1962:
Played sweet-but-seductive bombshell-next-door in third-rate film remake of the musical "State Fair"
1963:
Sang at President John F Kennedy's 46th birthday party, just as Marilyn Monroe had the year before
1963:
Co-starred as Kim McAfee in the film adaptation of the Broadway hit "Bye Bye Birdie"; sang on the popular soundtrack album
1964:
Performed at President Lyndon B Johnson's inaugural gala
1964:
Made motion picture exhibitors poll of top ten boxoffice stars, placing eighth; acted opposite Elvis Presley in "Viva Las Vegas"; also starred in "Kitten with a Whip" and "The Pleasure Seekers"
:
Turned down the female lead in "Cat Ballou" (1965)
1965:
Displayed plenty of cleavage in her sexy portrayal of Steve McQueen's trampy wife in "The Cincinnati Kid"
:
Inspired and voiced the character of Ann-Margrock on an episode of "The Flintstones" (ABC)
1968:
Hosted first TV special, "The Ann-Margret Show" (CBS)
1970:
Elicited some favorable reviews for her turn in Stanley Kramer misfire, "R.P.M"
1971:
Received increased critical respect and a Best Supporting Actress Oscar nomination for her role in "Carnal Knowledge", directed by Mike Nichols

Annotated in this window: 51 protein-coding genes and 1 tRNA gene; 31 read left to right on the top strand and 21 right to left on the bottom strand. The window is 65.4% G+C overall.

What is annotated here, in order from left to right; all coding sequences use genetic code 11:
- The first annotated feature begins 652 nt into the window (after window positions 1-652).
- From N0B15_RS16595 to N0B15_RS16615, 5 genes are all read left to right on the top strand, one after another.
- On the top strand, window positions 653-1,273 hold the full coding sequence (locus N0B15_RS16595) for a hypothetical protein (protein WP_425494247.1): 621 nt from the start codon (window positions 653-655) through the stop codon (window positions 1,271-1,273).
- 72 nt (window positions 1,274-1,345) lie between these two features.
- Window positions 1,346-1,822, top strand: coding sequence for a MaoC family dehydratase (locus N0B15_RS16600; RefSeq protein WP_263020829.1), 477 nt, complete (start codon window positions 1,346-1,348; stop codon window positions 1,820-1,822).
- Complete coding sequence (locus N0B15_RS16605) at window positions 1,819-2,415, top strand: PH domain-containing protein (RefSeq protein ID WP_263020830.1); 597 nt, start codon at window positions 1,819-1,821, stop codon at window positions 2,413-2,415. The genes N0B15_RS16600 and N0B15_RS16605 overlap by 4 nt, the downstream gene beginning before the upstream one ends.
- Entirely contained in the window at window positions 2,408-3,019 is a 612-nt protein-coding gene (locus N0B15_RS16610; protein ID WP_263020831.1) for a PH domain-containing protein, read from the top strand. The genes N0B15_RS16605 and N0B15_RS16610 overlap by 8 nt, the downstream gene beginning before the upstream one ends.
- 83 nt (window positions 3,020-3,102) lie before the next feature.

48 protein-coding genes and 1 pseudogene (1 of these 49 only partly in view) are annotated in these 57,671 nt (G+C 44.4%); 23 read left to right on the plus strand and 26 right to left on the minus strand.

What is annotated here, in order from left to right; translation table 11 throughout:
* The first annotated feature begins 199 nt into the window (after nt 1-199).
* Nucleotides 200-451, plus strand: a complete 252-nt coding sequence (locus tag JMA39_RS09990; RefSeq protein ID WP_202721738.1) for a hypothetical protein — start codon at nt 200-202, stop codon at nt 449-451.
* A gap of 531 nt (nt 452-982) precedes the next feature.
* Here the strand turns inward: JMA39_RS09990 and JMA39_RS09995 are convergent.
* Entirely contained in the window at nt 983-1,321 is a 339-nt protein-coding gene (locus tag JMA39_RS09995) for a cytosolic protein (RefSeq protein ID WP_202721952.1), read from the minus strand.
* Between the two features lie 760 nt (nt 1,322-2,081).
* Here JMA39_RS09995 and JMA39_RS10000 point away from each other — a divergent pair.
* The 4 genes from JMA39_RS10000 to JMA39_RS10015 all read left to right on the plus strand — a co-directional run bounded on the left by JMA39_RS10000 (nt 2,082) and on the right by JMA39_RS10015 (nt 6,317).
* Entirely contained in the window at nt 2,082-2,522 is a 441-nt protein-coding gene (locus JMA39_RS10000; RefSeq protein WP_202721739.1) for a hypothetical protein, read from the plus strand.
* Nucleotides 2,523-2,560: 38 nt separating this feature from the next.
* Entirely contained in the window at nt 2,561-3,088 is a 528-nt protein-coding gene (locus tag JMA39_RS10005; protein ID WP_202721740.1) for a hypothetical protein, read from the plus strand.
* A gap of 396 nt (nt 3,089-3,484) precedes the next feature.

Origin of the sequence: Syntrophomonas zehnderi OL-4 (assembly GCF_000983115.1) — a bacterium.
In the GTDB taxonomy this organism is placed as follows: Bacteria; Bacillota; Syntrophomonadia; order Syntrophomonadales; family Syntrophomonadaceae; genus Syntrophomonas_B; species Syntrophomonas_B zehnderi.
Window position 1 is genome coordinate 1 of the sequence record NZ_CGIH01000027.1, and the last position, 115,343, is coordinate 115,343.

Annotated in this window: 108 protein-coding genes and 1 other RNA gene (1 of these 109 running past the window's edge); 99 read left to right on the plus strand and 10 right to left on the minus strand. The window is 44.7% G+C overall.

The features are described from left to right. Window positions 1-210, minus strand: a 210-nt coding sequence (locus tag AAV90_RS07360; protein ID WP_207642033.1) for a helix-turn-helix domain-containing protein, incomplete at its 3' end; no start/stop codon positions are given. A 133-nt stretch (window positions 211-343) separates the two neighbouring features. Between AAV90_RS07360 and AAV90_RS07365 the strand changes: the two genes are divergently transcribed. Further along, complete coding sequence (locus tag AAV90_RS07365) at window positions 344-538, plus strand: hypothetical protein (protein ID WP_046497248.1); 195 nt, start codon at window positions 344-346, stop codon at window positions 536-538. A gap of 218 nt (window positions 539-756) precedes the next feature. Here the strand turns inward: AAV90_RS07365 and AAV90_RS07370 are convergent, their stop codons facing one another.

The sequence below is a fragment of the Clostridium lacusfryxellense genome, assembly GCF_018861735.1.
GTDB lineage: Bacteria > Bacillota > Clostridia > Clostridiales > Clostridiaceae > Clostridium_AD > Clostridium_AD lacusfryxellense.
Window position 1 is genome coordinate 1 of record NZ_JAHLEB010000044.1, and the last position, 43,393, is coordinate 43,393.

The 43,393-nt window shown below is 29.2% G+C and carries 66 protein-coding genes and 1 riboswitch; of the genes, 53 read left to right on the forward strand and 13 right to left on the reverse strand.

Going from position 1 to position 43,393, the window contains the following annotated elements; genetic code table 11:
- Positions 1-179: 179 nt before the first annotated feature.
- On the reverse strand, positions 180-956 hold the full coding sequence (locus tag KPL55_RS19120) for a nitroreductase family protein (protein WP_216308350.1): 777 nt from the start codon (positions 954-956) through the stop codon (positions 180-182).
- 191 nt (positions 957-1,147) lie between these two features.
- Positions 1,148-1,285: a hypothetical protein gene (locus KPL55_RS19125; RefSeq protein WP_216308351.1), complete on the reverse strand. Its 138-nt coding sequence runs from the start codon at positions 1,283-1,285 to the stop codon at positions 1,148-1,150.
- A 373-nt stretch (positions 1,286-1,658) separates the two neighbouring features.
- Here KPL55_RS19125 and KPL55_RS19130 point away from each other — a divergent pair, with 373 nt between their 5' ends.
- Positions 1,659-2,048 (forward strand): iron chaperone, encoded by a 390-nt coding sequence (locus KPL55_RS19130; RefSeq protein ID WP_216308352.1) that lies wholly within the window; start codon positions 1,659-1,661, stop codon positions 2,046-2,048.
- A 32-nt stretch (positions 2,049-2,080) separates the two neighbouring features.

:
Performed regularly in Las Vegas; became known for a time as 'The Queen of Vegas', 'The Swedish Meatball' and, again in reference to her Scandinavian origins, 'The Vegas Valkyrie'
1972:
Fell 22 feet from a stage platform while performing at the Sahara Hotel, Lake Tahoe, Nevada (November 10); was in a coma for three days; suffered concussion and many fractures, including ones in her left arm, jaw, and five other facial bones; returned to the stage in ten weeks
1973:
Acted opposite John Wayne in "The Train Robbers"
1973:
Starred in TV musical variety special, "Ann-Margret ... When You're Smiling" (NBC), an edited version of her Las Vegas stage act; was her most popular TV special, drawing over 51 million viewers
1975:
Earned Oscar nomination as Best Actress for her turn as Nora Walker Hobbs in "Tommy", Ken Russell's film version of the Who's rock opera
1975:
Entertained President and Mrs Ford and the Shah and Empress of Iran at the White House
1977: